Responsible users of energy can save significantly through further tax incentives on certified energy efficiency projects.
This measure was introduced by Trevor Manual in his 2009 Budget which makes provision for tax breaks on certified emission reduction credits as well as for incentives for investments in energy efficient technologies.
It is likely that these incentives will take the form of an additional allowance of up to 15%, on condition that documented and certified proof of the resulting energy efficiencies exist. Current legislation allows for an accelerated depreciation allowance of 50:30:20 per cent for investments in renewable energy and bio fuels production.
Energy Cybernetics has commended the move, saying the incentives are an explicit acknowledgment by government of the urgent need for the economy to become more energy efficient in the interest of South Africa and the sustainability of its energy resources.
"+The 2009 budget demonstrates government's willingness to provide real incentives for organisations that are considering investment in projects that will reduce their energy footprint," says Gustav Radloff, MD of Energy Cybernetics.
"These incentives could also serve as some counterbalance to the much-criticised Energy Conservation Plan, which essentially introduced a penalty regime that will be levied on energy consumers who do not demonstrate a willingness to contribute towards the national energy saving target of 10%. While the incentives are a positive move by government towards a greener economy, organisations will have to make sure that they understand what they need to do to be able to claim the full tax benefits that the budget allows for," adds Radloff.
"However, companies wishing to benefit from the proposed tax breaks will need to make sure that they understand and comply with the regulatory requirements that they will have to adhere to in order to have acceptable documented proof of the energy savings that they achieve.
"Only certified energy savings will be applicable for any rebates," he explains.
Despite the relatively small economy of South Africa in global terms, the country ranks as one of the top 20 countries as far as greenhouse gas emissions are concerned.
"We need to rethink our behaviour with respect to our use of energy, on both a corporate and consumer level," comments Prof LJ Grobler, director of Energy Cybernetics and engineering professor at the University of Northwest.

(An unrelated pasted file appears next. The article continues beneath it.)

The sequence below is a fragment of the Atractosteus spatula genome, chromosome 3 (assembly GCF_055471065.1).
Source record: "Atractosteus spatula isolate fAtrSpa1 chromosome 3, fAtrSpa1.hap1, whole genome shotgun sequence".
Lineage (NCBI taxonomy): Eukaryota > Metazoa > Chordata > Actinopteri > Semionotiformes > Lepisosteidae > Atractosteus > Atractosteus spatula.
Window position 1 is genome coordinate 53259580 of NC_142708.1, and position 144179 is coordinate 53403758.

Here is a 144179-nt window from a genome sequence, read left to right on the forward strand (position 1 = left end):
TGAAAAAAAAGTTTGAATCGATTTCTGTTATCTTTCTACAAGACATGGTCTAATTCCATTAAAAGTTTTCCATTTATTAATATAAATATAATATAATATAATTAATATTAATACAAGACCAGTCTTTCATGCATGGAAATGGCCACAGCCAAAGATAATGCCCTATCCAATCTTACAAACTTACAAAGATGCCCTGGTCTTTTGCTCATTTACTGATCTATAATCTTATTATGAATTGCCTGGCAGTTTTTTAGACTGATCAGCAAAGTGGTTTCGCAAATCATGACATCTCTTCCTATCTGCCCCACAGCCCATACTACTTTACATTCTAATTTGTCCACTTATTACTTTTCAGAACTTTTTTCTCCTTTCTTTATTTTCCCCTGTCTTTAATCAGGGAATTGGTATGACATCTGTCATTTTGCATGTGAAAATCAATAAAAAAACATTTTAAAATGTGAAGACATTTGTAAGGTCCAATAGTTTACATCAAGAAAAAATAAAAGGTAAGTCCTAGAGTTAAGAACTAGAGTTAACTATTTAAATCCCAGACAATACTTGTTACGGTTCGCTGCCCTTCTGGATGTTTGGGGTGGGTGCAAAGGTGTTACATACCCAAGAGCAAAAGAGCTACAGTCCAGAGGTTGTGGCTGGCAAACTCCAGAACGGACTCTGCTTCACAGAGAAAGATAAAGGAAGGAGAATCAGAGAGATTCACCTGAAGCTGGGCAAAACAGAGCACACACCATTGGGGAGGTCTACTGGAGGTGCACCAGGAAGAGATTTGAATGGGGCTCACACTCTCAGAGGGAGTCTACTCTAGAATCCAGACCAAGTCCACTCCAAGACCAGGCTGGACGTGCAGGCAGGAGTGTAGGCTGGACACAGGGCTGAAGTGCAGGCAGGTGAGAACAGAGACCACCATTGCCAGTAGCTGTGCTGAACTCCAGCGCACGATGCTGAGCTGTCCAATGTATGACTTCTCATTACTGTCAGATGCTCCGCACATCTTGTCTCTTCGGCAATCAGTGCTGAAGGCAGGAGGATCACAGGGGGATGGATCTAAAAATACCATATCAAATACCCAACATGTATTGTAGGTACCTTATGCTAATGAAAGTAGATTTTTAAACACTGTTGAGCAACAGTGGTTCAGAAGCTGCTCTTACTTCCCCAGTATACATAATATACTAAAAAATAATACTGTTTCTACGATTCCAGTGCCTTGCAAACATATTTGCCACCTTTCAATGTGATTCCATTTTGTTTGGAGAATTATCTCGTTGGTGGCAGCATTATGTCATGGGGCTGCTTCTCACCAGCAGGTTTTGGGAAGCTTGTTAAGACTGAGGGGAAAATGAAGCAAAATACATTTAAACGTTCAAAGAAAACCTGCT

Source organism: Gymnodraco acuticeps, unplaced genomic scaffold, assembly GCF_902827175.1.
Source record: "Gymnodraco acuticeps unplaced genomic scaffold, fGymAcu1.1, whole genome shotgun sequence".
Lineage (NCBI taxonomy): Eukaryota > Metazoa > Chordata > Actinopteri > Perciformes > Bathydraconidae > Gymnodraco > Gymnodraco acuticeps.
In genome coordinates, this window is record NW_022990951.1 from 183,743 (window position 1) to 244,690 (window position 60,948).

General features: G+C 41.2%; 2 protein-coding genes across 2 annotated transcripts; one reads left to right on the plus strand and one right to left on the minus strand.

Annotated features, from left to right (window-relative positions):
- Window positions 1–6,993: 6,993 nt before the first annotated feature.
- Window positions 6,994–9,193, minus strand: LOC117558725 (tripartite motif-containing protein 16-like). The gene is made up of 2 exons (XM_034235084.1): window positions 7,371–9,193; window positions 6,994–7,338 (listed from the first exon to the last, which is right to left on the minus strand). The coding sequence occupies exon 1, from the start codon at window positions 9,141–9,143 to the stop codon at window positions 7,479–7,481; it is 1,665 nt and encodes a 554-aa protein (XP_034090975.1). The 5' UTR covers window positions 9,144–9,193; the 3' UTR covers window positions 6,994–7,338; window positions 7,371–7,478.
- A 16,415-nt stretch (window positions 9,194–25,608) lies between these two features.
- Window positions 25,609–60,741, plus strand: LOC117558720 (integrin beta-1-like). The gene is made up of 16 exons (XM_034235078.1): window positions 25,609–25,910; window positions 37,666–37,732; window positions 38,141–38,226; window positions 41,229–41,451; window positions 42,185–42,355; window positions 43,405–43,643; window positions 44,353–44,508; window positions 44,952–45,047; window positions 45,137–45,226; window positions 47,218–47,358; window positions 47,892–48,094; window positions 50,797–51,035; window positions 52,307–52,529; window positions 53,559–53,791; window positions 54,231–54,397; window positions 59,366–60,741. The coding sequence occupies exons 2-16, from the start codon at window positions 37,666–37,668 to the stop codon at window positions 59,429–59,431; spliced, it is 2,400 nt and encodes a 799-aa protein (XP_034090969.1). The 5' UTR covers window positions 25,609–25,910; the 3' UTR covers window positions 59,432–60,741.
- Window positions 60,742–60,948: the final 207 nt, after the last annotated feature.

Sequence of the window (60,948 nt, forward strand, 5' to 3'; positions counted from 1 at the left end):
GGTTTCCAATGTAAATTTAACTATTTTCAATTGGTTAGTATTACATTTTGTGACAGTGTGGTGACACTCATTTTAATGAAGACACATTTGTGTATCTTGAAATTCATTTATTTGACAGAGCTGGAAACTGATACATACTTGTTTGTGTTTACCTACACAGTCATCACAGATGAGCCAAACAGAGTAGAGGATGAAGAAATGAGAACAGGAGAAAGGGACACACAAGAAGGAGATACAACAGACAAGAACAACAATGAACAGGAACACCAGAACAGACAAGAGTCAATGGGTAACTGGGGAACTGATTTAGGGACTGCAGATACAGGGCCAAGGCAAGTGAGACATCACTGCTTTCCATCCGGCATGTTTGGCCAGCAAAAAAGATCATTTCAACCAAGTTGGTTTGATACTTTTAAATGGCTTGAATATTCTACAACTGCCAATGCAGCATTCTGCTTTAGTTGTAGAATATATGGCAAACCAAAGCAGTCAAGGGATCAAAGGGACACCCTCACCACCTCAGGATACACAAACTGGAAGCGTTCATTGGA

"While the incentives are a positive move by government towards a greener economy, organisations will have to make sure that they understand what they need to do to be able to claim the full tax benefits that the budget allows for."
Energy used to be a relatively cheap and abundant part of the production process, but this has changed significantly since January 2008. Electricity prices are increasing, legislation now allows for penalties that may be levied on consumers that do not achieve savings targets imposed by Government.
Despite the decrease in the incidence of load shedding, South African electricity supply is still severely constrained and will remain so for at least the next three to five years. Consequently, industry has started to realise that the importance of energy and energy efficiency is rapidly becoming a business objective for many companies – strengthening the business case for energy efficiency investments since 2007.
"Energy efficiency makes a lot of good business sense and holds real commercial value for companies as long as they can clearly measure and certify the savings," says Radloff. "Most capital investments made by industrial companies are aimed at improving efficiency or increasing throughput.
"Efficiency improvements often result in a reduction in energy consumption (for the same throughput), but this reduction in energy consumption is often not measured explicitly and therefore business might miss out on reaping the full benefit from their saving initiatives.
"The announcement of further tax incentives by the Minister of Finance will increase the number of projects that meet companies' financial performance criteria for an investment decision. We should therefore see an increase in the number of capital projects that have improved energy efficiency as one of the project objectives," he adds.
The required "documented proof" or certification of energy savings is the result of a process called Measurement and Verification (M&V), a well-established process that defines the energy profile of a consumer before the implementation of an energy efficiency project, and again after the implementation of such a project. These two profiles, the actual and the baseline, are then compared to determine the savings achieved as a result of the efficiency project.
While this process appears simple, it is often complex and many variables, such as production levels, feed material, other changes to the process and so forth have to be taken into account when defining the baseline.
"There are only a few accredited M&V specialist companies in South Africa and organisations that wish to benefit from the tax incentives are advised to procure the services of one of these service providers," Radloff says.